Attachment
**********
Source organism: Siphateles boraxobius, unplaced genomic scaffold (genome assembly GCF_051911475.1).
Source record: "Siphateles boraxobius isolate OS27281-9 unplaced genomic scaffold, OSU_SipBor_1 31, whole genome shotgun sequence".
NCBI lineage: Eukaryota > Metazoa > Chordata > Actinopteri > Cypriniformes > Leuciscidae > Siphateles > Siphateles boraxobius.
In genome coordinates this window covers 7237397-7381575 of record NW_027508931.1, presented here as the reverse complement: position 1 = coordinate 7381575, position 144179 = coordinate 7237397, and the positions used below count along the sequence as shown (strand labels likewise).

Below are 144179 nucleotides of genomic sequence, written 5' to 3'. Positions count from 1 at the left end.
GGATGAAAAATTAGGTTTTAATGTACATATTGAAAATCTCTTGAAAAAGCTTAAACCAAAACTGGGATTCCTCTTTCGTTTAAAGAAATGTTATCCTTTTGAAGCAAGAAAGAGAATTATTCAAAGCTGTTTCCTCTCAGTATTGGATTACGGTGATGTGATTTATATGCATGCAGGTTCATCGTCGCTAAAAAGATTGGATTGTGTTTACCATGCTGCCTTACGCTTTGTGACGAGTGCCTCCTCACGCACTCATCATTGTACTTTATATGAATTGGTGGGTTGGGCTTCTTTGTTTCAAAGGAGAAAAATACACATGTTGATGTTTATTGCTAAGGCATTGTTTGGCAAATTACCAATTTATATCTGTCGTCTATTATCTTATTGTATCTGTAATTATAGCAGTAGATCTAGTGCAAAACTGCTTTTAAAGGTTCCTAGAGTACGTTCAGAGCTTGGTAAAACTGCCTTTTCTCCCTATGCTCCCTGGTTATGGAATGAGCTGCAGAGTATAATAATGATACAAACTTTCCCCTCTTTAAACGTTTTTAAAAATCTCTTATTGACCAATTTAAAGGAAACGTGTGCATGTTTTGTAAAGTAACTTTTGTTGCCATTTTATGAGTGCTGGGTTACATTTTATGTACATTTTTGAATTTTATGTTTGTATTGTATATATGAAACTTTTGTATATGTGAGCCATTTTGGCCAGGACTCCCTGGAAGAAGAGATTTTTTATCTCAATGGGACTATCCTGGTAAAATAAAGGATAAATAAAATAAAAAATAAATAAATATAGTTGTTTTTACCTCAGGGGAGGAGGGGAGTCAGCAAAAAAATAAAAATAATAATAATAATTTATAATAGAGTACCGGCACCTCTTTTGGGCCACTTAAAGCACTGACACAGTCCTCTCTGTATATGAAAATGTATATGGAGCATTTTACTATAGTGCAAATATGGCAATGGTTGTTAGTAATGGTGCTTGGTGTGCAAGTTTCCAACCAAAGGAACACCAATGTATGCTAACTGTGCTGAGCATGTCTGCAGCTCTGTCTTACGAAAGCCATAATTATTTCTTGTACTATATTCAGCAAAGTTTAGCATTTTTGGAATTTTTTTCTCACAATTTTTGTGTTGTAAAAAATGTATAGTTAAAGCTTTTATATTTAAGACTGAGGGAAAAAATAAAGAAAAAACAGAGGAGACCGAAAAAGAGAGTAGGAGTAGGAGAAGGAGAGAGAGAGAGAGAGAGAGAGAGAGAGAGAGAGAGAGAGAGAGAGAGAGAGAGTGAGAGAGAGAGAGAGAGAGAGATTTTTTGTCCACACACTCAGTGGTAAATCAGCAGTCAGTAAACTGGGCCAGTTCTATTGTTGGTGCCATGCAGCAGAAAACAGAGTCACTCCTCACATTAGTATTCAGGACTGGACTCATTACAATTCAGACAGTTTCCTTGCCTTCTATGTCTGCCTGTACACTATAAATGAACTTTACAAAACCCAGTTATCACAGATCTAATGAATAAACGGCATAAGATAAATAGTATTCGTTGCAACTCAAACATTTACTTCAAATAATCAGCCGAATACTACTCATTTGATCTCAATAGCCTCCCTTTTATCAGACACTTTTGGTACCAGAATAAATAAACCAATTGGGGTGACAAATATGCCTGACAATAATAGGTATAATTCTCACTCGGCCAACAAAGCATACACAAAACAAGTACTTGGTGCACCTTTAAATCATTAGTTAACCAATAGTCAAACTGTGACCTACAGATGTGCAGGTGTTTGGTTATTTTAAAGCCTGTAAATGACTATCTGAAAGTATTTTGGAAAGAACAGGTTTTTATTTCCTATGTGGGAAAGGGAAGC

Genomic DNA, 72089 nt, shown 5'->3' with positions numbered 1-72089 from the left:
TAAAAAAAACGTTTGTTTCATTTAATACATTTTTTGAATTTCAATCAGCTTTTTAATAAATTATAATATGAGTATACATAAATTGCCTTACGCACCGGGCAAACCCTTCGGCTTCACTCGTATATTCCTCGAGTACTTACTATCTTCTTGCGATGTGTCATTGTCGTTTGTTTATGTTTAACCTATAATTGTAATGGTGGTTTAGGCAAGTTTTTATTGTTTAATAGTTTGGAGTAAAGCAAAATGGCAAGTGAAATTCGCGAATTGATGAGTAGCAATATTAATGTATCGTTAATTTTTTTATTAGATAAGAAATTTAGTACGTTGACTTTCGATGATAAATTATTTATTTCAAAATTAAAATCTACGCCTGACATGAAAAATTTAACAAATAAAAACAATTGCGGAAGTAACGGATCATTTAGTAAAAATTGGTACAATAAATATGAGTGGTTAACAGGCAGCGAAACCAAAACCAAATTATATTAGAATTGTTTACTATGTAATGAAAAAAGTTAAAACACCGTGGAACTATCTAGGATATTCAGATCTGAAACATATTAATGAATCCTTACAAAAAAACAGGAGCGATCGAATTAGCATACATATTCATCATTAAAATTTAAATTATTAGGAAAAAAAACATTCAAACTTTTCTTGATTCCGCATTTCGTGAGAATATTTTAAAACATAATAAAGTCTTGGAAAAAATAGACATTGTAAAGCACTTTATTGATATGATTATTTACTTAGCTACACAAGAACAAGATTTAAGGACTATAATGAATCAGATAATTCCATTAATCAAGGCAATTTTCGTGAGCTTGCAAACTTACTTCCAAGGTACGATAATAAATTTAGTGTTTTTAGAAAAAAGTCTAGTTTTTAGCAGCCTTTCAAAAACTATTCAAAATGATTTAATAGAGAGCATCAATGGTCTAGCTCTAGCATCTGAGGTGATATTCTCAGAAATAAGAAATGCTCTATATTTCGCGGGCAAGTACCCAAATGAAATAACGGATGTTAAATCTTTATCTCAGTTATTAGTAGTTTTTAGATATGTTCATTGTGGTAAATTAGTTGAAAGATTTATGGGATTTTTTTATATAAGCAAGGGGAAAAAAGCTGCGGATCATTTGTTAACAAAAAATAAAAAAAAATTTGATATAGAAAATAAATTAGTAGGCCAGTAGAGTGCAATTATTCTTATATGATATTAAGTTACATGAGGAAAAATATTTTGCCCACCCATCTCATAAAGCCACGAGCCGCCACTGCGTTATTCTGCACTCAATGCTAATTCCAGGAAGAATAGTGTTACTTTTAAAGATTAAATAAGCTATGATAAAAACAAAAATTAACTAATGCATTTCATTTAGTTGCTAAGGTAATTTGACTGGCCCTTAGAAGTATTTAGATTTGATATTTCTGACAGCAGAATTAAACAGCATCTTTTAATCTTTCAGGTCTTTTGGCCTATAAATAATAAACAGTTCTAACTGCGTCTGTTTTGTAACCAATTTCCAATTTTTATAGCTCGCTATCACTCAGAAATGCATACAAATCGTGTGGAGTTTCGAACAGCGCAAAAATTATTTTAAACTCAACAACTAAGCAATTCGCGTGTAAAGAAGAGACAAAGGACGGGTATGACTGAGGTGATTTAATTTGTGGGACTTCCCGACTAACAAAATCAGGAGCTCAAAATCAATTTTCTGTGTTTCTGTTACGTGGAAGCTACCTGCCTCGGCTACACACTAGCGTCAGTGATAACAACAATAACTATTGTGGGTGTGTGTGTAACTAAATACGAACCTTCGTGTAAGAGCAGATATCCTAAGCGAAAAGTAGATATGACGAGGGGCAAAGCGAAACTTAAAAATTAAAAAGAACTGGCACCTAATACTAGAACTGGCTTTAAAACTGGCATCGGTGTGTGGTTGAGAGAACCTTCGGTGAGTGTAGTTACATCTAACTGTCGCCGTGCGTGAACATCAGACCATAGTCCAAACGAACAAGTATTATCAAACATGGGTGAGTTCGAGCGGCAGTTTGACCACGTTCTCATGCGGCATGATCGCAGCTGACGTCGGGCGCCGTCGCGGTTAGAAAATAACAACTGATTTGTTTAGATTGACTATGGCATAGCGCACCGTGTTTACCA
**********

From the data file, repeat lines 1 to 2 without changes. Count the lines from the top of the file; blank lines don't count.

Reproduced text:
Source organism: Siphateles boraxobius, unplaced genomic scaffold (genome assembly GCF_051911475.1).
Source record: "Siphateles boraxobius isolate OS27281-9 unplaced genomic scaffold, OSU_SipBor_1 31, whole genome shotgun sequence".